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[box type=”shadow” align=”alignleft” ]Roberto BerardiTissue consumption not only varies in kind, type or application but also varies with people’s preferences across different geographical boundaries. Roberto Berardi, Chairman, European Tissue Symposium-Italy, shares his experience of tissue consumption pattern, quality, and trends. [/box]

Globally, which kind of tissues are consumed most and why ?

On a worldwide base, toilet tissue represents 57% of the total tissue market and it is therefore the dominant category, followed by towels (about 22%, please remind that AFH hand towels are also included!), then facial tissues (about 12%), then napkins (about 7%) and others 2%.

However, there are significant differences by region, for example in Asia the second category after toilet tissue are facial tissues, which represent over 20% of tissue consumptions, while towels are just close to 10%.

Reasons are cultural and in some cases, even religious. Of course, local habits also play a role, for example, in Asia there is a limited use of napkins because both, facials and toilet tissue are used as napkins substitute.

What are the parameters for choosing different types of tissues for different applications? How does an end user ascertain the right kind of tissue for a particular application?

The tissue producers have in mind the final uses for each category of products and this is why they make the facial tissues particularly soft, for a very personal use, they make the towels very resistant (even when wet) and absorbent, they often make decorated napkins, to make them pleasant on the table.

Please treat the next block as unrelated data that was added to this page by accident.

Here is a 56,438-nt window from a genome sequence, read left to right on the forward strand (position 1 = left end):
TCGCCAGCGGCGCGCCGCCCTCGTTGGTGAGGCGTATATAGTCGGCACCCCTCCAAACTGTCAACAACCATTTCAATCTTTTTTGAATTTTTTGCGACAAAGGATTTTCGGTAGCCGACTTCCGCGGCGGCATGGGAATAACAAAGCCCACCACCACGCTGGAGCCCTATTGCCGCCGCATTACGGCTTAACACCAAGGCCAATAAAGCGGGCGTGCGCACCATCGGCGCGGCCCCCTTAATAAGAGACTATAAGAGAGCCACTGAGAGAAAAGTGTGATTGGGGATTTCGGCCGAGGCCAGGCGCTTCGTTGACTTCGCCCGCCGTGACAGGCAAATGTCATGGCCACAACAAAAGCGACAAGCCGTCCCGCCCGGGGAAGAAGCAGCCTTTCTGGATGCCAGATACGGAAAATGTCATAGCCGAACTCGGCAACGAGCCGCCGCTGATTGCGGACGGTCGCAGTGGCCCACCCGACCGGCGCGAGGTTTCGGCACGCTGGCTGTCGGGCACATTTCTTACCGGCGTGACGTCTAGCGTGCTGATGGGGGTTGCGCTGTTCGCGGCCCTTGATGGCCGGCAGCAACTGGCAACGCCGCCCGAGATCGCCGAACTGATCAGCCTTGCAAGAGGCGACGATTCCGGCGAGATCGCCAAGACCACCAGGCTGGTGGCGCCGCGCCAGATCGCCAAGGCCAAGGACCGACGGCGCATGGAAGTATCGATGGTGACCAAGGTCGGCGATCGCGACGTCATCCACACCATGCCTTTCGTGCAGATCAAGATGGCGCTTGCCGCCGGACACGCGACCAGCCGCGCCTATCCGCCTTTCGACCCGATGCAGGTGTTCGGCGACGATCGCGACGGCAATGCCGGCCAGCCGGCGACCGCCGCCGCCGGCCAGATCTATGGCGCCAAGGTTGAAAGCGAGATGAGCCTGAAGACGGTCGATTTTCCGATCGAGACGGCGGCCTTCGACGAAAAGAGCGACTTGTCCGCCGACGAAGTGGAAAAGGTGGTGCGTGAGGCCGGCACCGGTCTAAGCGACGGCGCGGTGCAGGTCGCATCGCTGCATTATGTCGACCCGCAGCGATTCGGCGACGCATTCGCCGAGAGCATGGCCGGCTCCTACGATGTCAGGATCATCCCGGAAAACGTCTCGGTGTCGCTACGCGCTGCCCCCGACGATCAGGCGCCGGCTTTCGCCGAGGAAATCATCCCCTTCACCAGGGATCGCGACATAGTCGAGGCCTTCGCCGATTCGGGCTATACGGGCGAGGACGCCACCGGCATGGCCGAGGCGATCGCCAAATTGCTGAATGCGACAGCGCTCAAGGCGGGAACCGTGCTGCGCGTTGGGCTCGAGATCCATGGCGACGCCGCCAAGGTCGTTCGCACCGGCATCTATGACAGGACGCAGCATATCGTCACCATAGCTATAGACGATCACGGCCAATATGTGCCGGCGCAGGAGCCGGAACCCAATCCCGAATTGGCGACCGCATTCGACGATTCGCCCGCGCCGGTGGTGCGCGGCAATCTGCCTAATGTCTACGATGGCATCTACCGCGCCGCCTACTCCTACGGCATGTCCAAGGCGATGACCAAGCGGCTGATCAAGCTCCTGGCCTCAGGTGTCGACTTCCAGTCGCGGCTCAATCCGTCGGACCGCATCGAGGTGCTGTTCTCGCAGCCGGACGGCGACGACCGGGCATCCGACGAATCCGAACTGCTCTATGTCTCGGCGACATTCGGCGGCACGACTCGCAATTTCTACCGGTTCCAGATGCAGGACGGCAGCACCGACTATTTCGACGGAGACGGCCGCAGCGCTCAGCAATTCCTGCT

But ultimately, it is the consumer, with his habits and preferences, deciding what to use for each task. For example, suppose that you offer a cup of tea to somebody visiting your home: in Japan they will offer to you a box of facials, in southern Italy they will give some paper napkins, in northern Italy quite often they offer to you a sheet of decorated towels. In this particular case, technically speaking, the product best suited for the task are the napkins, which combine some softness, some absorbency, some strength and often a nice design, but how can you argue if the consumers in a given region prefer the lighter and softer touch of facial tissues? 

What are the determining factors in choosing a particular brand of tissue? Quality, cost…

The producers of the best brands apply advanced technologies to make their product unique, focusing on the unique selling provision they have chosen, which can be: ”the softest”, “the strongest”, “the most absorbent” “the best combination of all the above”, “the nicest”, “the longest roll”, etc.

The fact is that behind these “subtle” differences among the different brands, there are often huge technological investment, because the paper making and the converting machines are becoming increasingly reliable, sophisticated, automatic and … expensive! Consider that when you invest in a paper machine, it will probably remain with you for half a century.

In countries where the distribution system is advanced and concentrated, also the retailer brands (brands owned by the retail chains) are becoming very popular. The retailers can use their bargaining power to obtain good quality products from the producers – sometimes quite close to the best brands, sometimes not so much, at very aggressive prices, which are partially used to reduce the price to the final consumers and partially to boost the margins of the retailers themselves. Almost always the margin of the retailers on retailer brands is higher than on the leading brands.

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